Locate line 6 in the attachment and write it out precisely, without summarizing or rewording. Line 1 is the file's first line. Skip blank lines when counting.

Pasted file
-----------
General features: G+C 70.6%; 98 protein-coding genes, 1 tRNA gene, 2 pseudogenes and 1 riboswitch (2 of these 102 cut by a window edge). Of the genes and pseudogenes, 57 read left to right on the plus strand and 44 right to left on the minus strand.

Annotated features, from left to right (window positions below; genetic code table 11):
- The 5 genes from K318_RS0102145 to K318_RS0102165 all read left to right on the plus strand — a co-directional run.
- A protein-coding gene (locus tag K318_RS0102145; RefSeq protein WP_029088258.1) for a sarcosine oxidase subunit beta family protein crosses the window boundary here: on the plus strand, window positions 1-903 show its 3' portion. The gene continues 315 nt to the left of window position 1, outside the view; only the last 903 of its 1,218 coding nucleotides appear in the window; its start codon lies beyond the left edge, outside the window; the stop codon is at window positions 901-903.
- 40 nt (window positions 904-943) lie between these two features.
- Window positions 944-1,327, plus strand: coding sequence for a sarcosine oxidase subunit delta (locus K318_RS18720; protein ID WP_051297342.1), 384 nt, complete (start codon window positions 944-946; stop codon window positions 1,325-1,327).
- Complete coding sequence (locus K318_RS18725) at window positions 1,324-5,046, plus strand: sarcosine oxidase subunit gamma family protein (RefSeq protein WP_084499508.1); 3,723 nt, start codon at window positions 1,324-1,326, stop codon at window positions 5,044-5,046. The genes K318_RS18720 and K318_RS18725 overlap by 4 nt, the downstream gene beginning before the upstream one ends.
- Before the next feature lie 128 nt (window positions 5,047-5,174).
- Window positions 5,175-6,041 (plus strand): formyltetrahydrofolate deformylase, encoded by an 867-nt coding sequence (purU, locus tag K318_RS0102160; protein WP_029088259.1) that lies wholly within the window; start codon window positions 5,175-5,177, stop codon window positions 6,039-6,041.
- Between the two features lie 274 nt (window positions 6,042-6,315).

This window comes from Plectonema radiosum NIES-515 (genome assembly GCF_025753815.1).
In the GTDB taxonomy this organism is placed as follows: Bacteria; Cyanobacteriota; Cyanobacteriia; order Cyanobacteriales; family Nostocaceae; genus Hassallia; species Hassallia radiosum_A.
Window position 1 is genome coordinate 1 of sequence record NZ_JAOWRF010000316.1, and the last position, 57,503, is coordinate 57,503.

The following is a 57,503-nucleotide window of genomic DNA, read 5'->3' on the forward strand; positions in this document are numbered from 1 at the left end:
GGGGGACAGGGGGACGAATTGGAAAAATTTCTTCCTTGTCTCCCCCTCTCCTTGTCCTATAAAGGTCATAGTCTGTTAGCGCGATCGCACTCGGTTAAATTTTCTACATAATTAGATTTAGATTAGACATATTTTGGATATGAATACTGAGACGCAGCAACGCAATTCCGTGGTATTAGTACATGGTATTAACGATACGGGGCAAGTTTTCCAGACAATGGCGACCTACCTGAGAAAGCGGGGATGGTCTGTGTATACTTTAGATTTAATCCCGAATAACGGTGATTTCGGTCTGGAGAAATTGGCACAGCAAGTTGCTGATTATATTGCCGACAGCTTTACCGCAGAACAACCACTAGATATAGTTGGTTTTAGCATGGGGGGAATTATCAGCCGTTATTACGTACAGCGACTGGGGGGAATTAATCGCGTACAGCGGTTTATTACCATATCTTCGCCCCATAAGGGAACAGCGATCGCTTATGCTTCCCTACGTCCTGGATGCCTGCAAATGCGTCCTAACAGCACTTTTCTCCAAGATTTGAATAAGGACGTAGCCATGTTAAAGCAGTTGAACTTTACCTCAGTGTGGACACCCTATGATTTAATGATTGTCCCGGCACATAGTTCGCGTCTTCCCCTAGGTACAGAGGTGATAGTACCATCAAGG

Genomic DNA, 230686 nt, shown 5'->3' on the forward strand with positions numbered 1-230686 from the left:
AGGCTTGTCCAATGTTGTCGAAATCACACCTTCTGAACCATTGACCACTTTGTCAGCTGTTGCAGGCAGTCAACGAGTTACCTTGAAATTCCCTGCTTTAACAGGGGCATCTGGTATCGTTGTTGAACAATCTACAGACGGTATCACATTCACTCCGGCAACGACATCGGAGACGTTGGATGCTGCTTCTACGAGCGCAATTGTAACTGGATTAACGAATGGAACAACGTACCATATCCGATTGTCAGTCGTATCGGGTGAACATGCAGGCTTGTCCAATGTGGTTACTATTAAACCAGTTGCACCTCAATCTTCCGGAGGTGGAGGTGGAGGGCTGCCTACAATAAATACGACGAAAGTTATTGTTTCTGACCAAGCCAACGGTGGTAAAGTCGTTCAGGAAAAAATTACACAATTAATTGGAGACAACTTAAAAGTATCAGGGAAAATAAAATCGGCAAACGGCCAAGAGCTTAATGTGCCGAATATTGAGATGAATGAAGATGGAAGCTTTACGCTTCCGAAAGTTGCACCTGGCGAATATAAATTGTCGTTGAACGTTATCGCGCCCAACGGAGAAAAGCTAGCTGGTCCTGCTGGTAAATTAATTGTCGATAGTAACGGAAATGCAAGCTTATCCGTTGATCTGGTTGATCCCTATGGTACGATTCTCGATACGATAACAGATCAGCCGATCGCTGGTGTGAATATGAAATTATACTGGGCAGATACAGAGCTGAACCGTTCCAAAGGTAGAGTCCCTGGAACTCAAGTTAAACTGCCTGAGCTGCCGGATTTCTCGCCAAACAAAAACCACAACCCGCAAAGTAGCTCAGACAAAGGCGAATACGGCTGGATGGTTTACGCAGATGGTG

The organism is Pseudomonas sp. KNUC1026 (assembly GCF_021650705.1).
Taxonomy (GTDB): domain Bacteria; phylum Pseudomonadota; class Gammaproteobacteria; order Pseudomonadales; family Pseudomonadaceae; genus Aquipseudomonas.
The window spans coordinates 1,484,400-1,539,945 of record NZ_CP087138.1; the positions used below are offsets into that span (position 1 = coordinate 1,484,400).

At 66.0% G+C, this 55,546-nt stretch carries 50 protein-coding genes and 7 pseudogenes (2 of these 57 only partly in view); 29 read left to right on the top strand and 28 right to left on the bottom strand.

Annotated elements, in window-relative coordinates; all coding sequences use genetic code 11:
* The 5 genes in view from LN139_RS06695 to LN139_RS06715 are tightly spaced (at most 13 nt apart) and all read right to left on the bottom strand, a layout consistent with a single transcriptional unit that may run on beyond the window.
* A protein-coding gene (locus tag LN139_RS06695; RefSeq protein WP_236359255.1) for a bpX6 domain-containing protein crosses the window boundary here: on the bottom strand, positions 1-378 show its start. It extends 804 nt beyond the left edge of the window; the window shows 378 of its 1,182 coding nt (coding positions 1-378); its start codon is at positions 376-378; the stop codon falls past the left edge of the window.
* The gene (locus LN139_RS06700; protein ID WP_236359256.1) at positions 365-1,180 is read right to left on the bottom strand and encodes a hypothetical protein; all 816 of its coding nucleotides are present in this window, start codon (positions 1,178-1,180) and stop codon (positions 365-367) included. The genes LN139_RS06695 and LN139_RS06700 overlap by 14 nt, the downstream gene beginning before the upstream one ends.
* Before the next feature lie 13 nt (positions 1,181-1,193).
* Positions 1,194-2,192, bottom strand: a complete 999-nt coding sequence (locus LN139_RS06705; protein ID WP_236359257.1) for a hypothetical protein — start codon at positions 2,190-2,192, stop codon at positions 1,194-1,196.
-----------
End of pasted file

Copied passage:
- Window positions 944-1,327, plus strand: coding sequence for a sarcosine oxidase subunit delta (locus K318_RS18720; protein ID WP_051297342.1), 384 nt, complete (start codon window positions 944-946; stop codon window positions 1,325-1,327).